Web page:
C. Visvanathan, AIT, reviewed the technology and policy options for selected small and medium-scale industries in Asia. He reported that: the greenhouse gas emission impacts from small and medium-scale industries are individually small, but collectively high; most of the examined industries had low energy efficiency; government polices are rarely specific to small and medium-scale industries; and there is insufficient information on the adaptation of technologies. He noted that the project: established national energy consumption and pollution loads for the countries studied; ascertained data on energy and environment issues related to small and medium-scale industries; identified options for the improvement of energy and environment standards for small and medium-scale industries; increased awareness of technology and policy options for selected small and medium-scale industries; and created wider business interest in energy and environment issues.

Nazrul Islam, AIT, reviewed the technology and policy options for reducing emissions from urban transportation systems in selected Asian cities. He analyzed present and projected demands for transportation services and associated emissions, identified technological options that could mitigate emissions, and described the barriers to implementing these options.

S.C. Bhattacharya, AIT, discussed the technology and policy options for the use of biomass energy in Asia, assessing sustainable biomass resource potential, the cost of emissions abatement through the substitution of fossil fuels and traditional biomass, and barriers to the use of biomass energy sources. He said: the availability of both plantation and non-plantation sources can significantly increase the use of biomass; biomass is recognized as a means to meet growing energy demand in Asia, particularly in remote and rural areas; and the use of biomass for cookstoves and electricity are key areas for growth. He noted that barriers to the use of biomass include technical, financial, institutional, and policy hurdles.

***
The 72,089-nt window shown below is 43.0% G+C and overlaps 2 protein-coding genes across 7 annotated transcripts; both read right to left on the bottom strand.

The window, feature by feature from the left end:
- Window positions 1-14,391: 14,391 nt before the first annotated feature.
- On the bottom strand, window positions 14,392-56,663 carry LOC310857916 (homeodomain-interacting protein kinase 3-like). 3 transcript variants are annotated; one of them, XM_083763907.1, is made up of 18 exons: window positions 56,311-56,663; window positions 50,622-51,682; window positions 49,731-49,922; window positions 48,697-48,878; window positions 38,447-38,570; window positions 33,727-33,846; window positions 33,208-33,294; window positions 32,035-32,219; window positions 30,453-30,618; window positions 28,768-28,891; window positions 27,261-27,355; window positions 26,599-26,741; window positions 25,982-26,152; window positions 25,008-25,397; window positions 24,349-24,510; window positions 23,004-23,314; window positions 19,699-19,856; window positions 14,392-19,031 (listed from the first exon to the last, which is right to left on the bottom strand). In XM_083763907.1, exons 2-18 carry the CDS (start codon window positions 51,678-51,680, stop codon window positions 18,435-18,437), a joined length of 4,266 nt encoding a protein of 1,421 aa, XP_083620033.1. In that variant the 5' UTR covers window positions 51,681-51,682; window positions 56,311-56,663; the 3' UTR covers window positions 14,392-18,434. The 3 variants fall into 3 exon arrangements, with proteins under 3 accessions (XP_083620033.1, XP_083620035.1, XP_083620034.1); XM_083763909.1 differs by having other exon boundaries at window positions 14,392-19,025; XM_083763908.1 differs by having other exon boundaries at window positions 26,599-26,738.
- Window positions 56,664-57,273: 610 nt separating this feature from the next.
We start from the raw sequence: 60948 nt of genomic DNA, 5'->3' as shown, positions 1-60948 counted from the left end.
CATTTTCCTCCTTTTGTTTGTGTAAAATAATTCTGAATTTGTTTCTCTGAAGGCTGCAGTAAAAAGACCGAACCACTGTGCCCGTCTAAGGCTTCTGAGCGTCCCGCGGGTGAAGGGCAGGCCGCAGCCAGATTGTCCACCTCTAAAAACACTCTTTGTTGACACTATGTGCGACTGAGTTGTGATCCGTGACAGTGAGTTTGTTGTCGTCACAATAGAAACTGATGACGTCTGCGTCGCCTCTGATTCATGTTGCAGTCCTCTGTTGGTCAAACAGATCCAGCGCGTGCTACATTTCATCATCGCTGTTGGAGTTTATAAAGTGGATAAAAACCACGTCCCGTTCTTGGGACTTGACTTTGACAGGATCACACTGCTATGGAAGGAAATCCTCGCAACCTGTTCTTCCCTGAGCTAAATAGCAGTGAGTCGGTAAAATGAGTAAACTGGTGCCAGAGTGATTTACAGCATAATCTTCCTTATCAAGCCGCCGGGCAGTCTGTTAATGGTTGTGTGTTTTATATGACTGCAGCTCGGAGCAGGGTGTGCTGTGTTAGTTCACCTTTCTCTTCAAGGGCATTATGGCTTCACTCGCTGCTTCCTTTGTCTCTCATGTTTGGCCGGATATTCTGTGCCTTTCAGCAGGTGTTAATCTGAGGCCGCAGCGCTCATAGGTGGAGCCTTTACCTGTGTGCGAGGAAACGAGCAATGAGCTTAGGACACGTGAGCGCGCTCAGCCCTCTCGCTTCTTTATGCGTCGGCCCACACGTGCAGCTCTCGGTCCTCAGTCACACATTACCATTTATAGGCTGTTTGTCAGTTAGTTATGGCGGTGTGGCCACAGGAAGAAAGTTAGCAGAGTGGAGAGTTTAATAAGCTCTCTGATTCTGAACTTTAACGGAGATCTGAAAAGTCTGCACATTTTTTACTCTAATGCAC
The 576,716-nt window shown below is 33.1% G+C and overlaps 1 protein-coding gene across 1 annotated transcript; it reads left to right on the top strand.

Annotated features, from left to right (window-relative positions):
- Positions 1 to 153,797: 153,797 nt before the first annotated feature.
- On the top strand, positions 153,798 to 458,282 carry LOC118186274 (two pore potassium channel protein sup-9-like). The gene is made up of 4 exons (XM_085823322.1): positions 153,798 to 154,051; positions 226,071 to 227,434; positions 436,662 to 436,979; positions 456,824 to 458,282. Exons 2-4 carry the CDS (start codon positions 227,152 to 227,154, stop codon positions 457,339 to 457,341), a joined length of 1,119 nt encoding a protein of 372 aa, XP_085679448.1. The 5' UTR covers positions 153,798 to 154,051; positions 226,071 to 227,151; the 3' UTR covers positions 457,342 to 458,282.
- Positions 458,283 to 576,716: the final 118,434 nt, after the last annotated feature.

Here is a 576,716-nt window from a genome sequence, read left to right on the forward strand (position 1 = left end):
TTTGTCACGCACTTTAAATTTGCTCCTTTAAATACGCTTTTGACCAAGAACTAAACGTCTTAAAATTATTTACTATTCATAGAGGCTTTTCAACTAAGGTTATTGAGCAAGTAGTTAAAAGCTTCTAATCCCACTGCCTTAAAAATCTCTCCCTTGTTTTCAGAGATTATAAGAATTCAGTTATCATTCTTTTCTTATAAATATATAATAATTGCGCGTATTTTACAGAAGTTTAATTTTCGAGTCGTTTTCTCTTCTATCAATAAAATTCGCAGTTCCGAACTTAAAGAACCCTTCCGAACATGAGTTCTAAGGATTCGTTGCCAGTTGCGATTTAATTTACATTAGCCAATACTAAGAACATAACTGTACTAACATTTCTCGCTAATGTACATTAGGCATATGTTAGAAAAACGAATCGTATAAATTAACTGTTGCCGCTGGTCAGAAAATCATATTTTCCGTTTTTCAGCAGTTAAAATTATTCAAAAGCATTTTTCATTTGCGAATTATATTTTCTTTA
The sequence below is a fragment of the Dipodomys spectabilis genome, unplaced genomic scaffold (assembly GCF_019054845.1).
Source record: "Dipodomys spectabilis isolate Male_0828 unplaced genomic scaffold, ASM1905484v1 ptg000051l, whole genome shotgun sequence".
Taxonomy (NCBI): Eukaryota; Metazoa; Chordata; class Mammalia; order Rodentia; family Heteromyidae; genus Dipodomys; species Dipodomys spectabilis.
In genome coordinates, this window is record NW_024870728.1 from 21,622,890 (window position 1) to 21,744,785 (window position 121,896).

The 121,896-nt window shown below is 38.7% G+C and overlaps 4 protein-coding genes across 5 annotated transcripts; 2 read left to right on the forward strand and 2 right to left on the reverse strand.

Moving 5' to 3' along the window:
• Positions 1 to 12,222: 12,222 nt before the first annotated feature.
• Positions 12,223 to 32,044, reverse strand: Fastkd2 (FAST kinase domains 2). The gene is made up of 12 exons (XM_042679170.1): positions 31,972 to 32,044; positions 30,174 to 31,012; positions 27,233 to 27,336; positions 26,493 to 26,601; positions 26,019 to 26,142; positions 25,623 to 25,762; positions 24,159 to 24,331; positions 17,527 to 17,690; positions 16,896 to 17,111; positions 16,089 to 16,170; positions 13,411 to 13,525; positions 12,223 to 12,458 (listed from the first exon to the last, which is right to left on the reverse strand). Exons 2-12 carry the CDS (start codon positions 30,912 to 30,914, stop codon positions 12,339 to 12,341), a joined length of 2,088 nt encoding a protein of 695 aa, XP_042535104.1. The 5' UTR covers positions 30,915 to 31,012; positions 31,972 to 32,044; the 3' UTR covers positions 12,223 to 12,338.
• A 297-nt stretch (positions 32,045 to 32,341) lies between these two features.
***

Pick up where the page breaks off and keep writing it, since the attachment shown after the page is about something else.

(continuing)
More information:
http://www.ait.ac.th
http://www.arrpeec.ait.ac.th
http://www.som.ait.th

Contact:
S.C. Bhattacharya:
bhatta@ait.ac.th
Ram M. Shrestha:
ram@ait.ac.th
C. Visvanathan:
visu@ait.ac.th
Nazrul Islam:
nazrul@ait.ac.th


The Earth Negotiations Bulletin (ENB) on the side is a special publication of the International Institute for Sustainable Development (IISD) in cooperation with the United Nations Framework Convention on Climate Change (UNFCCC) Secretariat. This issue has been written by Fiona Koza fiona@iisd.org, Charlotte Salpin charlotte@iisd.org,  and Hugh Wilkins hugh@iisd.org.  The Digital Editor is David Fernau david@iisd.org the photographers are David Fernau and Leila Mead leila@iisd.org,  the online assistant is Diego Noguera diego@iisd.org.  Funding for publication of ENB on the side at UNFCCC COP-8 is provided by the UNFCCC Secretariat. The opinions expressed in ENB on the side are those of the authors and do not necessarily reflect the views of IISD and funders. Excerpts from ENB on the side may be used in non-commercial publications only and only with appropriate academic citation. For permission to use this material in commercial publications, contact the Managing Editor at kimo@iisd.org.  Electronic versions of issues of ENB on the side from UNFCCC COP-8 can be found on the Linkages website at http://www.iisd.ca/linkages/climate/cop8/enbots/


Any  irregularities on this page? Please mail the Digital editor

© 2002, IISD. All  rights reserved | Linkages home | E-Mail